Posted by: Alton Rocker | June 9, 2011

Weddings = $$$$$$

The Total Money Makeover

Join the drawing for this Best-Seller!!

Let’s face it.  As a man with three daughters I’ve had my share of experience with the cost of throwing a wedding.  To be honest, we are a very frugal family and our daughters are not extravagant so their requests were not a great burden.  Nonetheless, a wedding can be a serious financial commitment and if not carefully planned can put parents, and the “happy” couple, under monetary distress.

Let me first share a story.  A close friend had a daughter that had always dreamed of the perfect wedding.  His wife also believed that nothing was too good for their princess. So he borrowed (and mortgaged) to get the money needed to make his daughter and wife happy.  The wedding was an amazing event, bridesmaids and groomsmen filled the sanctuary.  Ice sculptures and centerpieces were breath-taking.  A fully catered reception dinner with band and open bar at a beautiful ski lodge overlooking the valley below.  All the best for daddy’s little girl.  But soon enough the party was over, the band went home, the bar closed and the bride and groom were on their way to an all expense paid honeymoon to remember.

Great story, now here’s the “rest of the story”.  Within two years the couple had filed for divorce, Dad was still paying for the wedding and Mom was on the verge of a nervous breakdown.  The moral?  The amount of money spent does not translate into the longevity of the relationship.  Too many times I’ve witnessed the “event” take precedence over the significance of the “commitments” being made.  A simple public ceremony in front of family and friends, where the couple fully understands the vows that are stated, is far more meaningful and lasting than an extravagant, lavish affair that can overshadow the reason for the event in the first place.

I’m not trying to sound “Grinch-like” and throw a wet blanket on a young girl’s dreams, (and many Moms).  It’s just that I have watched too many couples focus on the event instead of the relationship.  My advice is to slow down, take a look at what’s really important.  Is it really that important what shade the tablecloths are compared to the napkins?  Will it really matter 10 years from now if we went with the chicken instead of the prime rib?  Focus on the relationship, get some solid premarital counseling, pray together and don’t let the many distractions overshadow the meaning of the ceremony.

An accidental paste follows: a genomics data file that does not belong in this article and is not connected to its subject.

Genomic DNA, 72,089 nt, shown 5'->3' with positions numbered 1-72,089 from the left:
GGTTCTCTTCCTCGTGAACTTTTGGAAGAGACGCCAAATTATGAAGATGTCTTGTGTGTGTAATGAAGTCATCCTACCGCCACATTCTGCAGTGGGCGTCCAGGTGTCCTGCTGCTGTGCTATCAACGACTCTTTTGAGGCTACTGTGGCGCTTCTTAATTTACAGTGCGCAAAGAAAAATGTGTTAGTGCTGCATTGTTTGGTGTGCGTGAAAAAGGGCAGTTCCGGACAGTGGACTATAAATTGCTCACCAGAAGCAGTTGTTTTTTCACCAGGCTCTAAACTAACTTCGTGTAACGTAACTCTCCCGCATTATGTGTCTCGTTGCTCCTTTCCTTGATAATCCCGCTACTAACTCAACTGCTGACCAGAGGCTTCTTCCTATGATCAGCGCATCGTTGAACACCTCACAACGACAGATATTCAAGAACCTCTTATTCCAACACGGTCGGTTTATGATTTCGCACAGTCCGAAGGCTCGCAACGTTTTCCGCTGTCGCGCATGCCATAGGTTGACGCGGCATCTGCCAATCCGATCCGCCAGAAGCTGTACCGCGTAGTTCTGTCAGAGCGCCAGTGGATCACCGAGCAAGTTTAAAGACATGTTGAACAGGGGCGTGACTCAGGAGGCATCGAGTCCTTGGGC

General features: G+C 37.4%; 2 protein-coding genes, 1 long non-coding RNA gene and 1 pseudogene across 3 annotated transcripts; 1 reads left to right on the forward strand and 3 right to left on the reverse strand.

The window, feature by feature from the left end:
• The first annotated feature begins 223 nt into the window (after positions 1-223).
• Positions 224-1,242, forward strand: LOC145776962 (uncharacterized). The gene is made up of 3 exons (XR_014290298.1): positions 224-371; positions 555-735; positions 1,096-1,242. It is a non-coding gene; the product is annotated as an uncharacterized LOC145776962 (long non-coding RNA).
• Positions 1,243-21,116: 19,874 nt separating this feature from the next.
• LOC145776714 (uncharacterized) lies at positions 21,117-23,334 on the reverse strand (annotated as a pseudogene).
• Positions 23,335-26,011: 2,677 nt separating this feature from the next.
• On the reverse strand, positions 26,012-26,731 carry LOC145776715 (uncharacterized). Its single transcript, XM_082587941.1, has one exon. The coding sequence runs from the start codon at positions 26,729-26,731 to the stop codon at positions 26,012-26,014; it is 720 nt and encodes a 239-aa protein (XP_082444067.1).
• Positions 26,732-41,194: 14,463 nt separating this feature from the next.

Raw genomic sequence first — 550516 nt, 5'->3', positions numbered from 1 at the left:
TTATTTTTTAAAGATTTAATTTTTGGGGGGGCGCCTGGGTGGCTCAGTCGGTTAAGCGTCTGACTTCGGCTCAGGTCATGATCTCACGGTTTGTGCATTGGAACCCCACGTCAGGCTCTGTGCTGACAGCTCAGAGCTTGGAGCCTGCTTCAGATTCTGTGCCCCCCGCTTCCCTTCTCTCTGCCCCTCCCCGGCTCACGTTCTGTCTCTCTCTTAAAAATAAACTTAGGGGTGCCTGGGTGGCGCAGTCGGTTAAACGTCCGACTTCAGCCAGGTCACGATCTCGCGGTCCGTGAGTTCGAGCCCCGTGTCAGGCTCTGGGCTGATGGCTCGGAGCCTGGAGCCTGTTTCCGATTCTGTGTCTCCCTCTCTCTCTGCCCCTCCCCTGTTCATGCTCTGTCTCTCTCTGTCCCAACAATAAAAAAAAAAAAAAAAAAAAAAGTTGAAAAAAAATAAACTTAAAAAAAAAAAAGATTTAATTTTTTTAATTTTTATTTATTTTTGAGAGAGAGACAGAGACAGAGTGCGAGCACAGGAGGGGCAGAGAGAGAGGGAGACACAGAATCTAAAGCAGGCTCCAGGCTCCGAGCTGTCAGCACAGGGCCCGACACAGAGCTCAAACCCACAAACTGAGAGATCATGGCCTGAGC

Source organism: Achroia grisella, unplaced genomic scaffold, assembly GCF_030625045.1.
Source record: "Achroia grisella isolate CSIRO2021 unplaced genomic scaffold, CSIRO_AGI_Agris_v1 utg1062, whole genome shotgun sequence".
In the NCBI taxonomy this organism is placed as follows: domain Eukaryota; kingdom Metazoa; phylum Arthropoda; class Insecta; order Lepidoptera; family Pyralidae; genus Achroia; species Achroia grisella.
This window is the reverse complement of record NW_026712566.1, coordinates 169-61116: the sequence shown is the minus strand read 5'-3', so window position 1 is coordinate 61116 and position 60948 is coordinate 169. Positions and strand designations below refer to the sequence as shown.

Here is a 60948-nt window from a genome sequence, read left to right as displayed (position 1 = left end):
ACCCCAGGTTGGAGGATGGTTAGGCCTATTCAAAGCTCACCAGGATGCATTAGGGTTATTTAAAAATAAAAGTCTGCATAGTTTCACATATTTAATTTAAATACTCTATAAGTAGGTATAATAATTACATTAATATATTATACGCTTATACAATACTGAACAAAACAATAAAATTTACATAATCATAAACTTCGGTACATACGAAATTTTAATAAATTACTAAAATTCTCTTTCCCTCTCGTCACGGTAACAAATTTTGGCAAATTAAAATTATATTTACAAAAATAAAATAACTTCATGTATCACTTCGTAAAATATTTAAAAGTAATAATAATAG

By the way, I would really like your feedback on this article.  Comments, suggestions, or opinions will be placed in a drawing for a copy of the best-seller, The Total Money-Makeover, by Dave Ramsey.  Keep those comments coming and you could be the one to get this great book.



  1. Boy, that hits the nail on the head. Hits a little close to home. De ja vu.

    • Hey Monte,

      Thanks for your feedback. You have been entered into the drawing for the Dave Ramsey book. What would you advise a parent to do when feeling pressured to break the bank for a wedding?

  2. Our wedding wasn’t over the top, and we didn’t have to go in to debt to pay for it but still I reflect back and think, gee I would have done things differently. Whenever my opinion is asked I always say “have a dessert only reception, or a light brunch, do your wedding on an off day, or have a destination wedding, rent your gown, and let your bridesmaids pick their own dress with a color guide line.” Spend a little more later on in your marriage to celebrate years of growing together!

    • Shara,

      Thanks for your experienced counsel. We appreciate your feedback. We hope to hear from other couples that may have a story about their wedding day expenses. Feel free to pass the word along to others you know. If we receive a lot of feedback we may push the drawing to two books.

  3. Whenever I have friends who are getting married, I share one insight with them… “I guarantee something is going to go wrong on your wedding day. The food or the pictures or the dress take your pick. But at the end of the day, you are still just as married and still just as in love and that is what is important.”

    Thanks Dave for this fantastic article, hopefully this will take some pressure off of many engaged couples (and their families) about their special day.

    • Jeff,

      Thanks for your feedback. It reminds me of my son’s wedding. Just before the bride’s walk down the aisle the group discovered that no one knew where the pillow was that held the wedding rings. There was a frantic search for about 5 minutes while the wedding march played over and over. The guests were starting to wonder what was going on, hoping the bride hadn’t changed her mind. It was finally found sitting on a stool right by the door to the sanctuary. Hiding in plain sight!

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